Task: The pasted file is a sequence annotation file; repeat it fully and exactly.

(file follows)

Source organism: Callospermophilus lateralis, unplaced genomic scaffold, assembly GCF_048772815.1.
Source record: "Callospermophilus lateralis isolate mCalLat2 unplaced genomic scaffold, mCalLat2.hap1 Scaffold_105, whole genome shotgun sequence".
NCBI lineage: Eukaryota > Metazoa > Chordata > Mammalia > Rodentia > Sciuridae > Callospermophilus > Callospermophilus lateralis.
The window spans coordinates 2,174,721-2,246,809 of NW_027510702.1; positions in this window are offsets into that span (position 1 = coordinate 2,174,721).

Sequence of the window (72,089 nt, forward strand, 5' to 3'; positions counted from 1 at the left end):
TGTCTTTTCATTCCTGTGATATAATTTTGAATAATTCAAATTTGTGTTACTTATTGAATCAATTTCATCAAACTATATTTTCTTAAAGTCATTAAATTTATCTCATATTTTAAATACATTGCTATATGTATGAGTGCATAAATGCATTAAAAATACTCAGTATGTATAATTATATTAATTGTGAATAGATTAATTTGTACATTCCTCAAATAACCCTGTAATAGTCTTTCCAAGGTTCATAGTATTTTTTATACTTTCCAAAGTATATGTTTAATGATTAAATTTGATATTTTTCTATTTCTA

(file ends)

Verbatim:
Source organism: Callospermophilus lateralis, unplaced genomic scaffold, assembly GCF_048772815.1.
Source record: "Callospermophilus lateralis isolate mCalLat2 unplaced genomic scaffold, mCalLat2.hap1 Scaffold_105, whole genome shotgun sequence".
NCBI lineage: Eukaryota > Metazoa > Chordata > Mammalia > Rodentia > Sciuridae > Callospermophilus > Callospermophilus lateralis.
The window spans coordinates 2,174,721-2,246,809 of NW_027510702.1; positions in this window are offsets into that span (position 1 = coordinate 2,174,721).

Sequence of the window (72,089 nt, forward strand, 5' to 3'; positions counted from 1 at the left end):
TGTCTTTTCATTCCTGTGATATAATTTTGAATAATTCAAATTTGTGTTACTTATTGAATCAATTTCATCAAACTATATTTTCTTAAAGTCATTAAATTTATCTCATATTTTAAATACATTGCTATATGTATGAGTGCATAAATGCATTAAAAATACTCAGTATGTATAATTATATTAATTGTGAATAGATTAATTTGTACATTCCTCAAATAACCCTGTAATAGTCTTTCCAAGGTTCATAGTATTTTTTATACTTTCCAAAGTATATGTTTAATGATTAAATTTGATATTTTTCTATTTCTA